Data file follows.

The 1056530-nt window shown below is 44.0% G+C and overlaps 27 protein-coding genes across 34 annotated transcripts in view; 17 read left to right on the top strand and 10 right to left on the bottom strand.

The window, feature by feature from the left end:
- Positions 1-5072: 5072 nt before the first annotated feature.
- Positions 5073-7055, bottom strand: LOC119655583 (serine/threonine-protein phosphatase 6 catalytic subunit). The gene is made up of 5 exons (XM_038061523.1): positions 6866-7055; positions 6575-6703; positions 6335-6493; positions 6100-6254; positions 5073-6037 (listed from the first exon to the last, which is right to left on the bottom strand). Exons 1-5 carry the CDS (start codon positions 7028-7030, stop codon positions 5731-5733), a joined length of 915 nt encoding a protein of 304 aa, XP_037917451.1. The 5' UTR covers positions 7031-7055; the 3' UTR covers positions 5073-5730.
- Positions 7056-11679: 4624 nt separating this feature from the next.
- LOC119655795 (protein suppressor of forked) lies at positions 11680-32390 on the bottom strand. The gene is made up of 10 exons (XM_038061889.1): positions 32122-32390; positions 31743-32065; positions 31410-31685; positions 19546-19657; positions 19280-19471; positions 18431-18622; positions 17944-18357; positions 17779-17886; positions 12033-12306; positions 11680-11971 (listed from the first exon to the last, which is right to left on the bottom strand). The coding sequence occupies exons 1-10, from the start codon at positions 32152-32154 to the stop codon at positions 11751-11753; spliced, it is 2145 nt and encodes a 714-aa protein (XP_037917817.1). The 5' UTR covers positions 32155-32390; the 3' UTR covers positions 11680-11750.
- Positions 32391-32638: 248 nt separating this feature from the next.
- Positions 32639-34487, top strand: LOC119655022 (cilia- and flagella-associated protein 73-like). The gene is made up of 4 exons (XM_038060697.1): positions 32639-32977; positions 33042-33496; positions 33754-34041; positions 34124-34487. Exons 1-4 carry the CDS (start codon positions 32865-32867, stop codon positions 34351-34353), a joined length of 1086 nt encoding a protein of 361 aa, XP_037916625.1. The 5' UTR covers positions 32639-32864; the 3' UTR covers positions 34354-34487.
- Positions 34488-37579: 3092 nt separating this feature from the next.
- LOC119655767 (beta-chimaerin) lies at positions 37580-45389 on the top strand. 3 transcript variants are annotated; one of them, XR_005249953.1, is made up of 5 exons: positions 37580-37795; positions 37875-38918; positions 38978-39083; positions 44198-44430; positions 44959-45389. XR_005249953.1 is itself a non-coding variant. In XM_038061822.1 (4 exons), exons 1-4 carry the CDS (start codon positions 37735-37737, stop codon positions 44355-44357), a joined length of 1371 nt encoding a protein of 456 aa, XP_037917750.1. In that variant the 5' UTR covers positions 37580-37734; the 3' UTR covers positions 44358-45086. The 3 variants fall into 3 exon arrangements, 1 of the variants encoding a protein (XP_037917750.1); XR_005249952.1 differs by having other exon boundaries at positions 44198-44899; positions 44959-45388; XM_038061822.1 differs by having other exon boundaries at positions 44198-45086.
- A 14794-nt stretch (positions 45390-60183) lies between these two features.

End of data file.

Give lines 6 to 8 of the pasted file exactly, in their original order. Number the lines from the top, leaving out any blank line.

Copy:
- LOC119655795 (protein suppressor of forked) lies at positions 11680-32390 on the bottom strand. The gene is made up of 10 exons (XM_038061889.1): positions 32122-32390; positions 31743-32065; positions 31410-31685; positions 19546-19657; positions 19280-19471; positions 18431-18622; positions 17944-18357; positions 17779-17886; positions 12033-12306; positions 11680-11971 (listed from the first exon to the last, which is right to left on the bottom strand). The coding sequence occupies exons 1-10, from the start codon at positions 32152-32154 to the stop codon at positions 11751-11753; spliced, it is 2145 nt and encodes a 714-aa protein (XP_037917817.1). The 5' UTR covers positions 32155-32390; the 3' UTR covers positions 11680-11750.
- Positions 32391-32638: 248 nt separating this feature from the next.
- Positions 32639-34487, top strand: LOC119655022 (cilia- and flagella-associated protein 73-like). The gene is made up of 4 exons (XM_038060697.1): positions 32639-32977; positions 33042-33496; positions 33754-34041; positions 34124-34487. Exons 1-4 carry the CDS (start codon positions 32865-32867, stop codon positions 34351-34353), a joined length of 1086 nt encoding a protein of 361 aa, XP_037916625.1. The 5' UTR covers positions 32639-32864; the 3' UTR covers positions 34354-34487.